- Pannacciulli, Nicola, et al. “Higher fasting plasma concentrations of glucagon-like peptide 1 are associated with higher resting energy expenditure and fat oxidation rates in humans.” The American journal of clinical nutrition. 84:3 (2006): 556-560. https://www.ncbi.nlm.nih.gov/pubmed/16960169/
- Aronsson, Linda, et al. “Decreased fat storage by Lactobacillus paracasei is associated with increased levels of angiopoietin-like 4 protein (ANGPTL4).” PloS one. 5:9 (2010): e13087. https://www.ncbi.nlm.nih.gov/pubmed/20927337
- Hamad, Essam M., et al. “Milk fermented by Lactobacillus gasseri SBT2055 influences adipocyte size via inhibition of dietary fat absorption in Zucker rats.” British journal of nutrition. 101:5 (2008): 716-724. https://www.cambridge.org/core/journals/british-journal-of-nutrition/article/milk-fermented-by-lactobacillus-gasseri-sbt2055-influences-adipocyte-size-via-inhibition-of-dietary-fat-absorption-in-zucker-rats/2FF9DFA9720CAD50664C9EA8CDA1355F
- Kobyliak, Nazarii, et al. “Probiotics in prevention and treatment of obesity: a critical view.” Nutrition & metabolism 13.1 (2016): 14. https://www.ncbi.nlm.nih.gov/pmc/articles/PMC4761174/
- Bäckhed, Fredrik, et al. “The gut microbiota as an environmental factor that regulates fat storage.” Proceedings of the National Academy of Sciences. 101:44 (2004): 15718-15723. https://www.pnas.org/content/101/44/15718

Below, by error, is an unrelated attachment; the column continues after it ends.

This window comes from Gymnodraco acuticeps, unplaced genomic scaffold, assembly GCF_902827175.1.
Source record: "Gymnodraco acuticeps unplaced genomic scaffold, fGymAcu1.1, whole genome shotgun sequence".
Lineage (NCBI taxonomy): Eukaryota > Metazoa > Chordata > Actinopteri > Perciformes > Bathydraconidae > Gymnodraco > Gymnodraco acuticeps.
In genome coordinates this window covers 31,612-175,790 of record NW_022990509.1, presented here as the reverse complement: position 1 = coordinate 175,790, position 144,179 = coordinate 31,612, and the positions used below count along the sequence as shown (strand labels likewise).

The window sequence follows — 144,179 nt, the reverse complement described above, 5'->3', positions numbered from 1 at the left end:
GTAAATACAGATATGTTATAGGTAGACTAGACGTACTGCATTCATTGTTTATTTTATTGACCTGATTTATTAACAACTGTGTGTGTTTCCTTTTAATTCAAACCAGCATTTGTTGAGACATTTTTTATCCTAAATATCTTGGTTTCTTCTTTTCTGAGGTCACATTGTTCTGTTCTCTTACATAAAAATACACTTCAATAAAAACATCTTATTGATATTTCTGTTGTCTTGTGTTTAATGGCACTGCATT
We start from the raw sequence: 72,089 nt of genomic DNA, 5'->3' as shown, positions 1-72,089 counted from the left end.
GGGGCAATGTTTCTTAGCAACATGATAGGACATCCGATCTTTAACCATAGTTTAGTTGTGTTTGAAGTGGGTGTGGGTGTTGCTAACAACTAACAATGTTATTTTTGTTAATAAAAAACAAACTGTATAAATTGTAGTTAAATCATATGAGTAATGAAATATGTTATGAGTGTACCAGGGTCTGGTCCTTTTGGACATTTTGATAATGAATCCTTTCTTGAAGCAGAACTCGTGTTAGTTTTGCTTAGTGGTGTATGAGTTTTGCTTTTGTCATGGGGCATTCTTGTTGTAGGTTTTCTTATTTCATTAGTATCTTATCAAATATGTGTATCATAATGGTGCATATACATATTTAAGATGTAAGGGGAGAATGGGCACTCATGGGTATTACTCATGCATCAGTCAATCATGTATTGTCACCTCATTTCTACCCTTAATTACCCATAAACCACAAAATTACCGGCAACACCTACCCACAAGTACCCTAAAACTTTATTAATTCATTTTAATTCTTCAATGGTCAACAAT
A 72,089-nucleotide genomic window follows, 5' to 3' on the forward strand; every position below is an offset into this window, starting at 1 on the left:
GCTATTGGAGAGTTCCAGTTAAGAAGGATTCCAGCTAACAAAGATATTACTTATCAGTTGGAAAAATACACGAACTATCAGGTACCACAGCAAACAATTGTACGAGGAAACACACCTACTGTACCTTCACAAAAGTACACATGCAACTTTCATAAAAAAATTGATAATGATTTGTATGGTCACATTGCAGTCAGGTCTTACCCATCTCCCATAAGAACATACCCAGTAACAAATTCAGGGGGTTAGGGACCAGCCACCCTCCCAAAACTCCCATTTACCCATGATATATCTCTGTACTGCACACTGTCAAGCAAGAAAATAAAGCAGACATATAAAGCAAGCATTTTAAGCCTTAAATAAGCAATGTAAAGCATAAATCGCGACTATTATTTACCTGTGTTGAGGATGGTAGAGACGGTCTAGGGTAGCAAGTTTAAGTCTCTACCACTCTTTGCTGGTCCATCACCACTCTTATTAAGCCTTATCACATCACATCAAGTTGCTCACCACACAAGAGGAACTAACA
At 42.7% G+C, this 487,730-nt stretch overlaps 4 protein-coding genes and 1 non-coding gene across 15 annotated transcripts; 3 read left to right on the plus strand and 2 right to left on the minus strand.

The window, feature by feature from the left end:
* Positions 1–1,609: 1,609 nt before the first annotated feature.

- Lescheid, David W. “Probiotics as regulators of inflammation: A review.” Functional foods in health and disease. 4:7 (2014): 299-311. https://www.ffhdj.com/index.php/ffhd/article/view/2
- Pereira, Solange S., and Jacqueline I. Alvarez-Leite. “Low-grade inflammation, obesity, and diabetes.” Current obesity reports. 3:4 (2014): 422-431. https://link.springer.com/article/10.1007/s13679-014-0124-9
- Yan, Fang, and D. B. Polk. “Probiotics and immune health.” Current opinion in gastroenterology. 27:6 (2011): 496. https://www.ncbi.nlm.nih.gov/pmc/articles/PMC4006993/
- Isolauri, Erika, et al. “Probiotics: effects on immunity.” The American journal of clinical nutrition. 73:2 (2001): 444s-450s. https://academic.oup.com/ajcn/article/73/2/444s/4737576
- Zaharoni, Hilla, et al. “Probiotics improve bowel movements in hospitalized elderly patients—The proage study.” The journal of nutrition, health & aging. 15:3 (2011): 215-220. https://www.ncbi.nlm.nih.gov/pubmed/21369670
- Miller, Larry E et al. “Effects of probiotic-containing products on stool frequency and intestinal transit in constipated adults: systematic review and meta-analysis of randomized controlled trials.” Annals of gastroenterology. 30:6 (2017): 629-639. https://www.ncbi.nlm.nih.gov/pmc/articles/PMC5670282/
- “Probiotics may ease constipation” Harvard Health Publishing. https://www.health.harvard.edu/blog/probiotics-may-ease-constipation-201408217377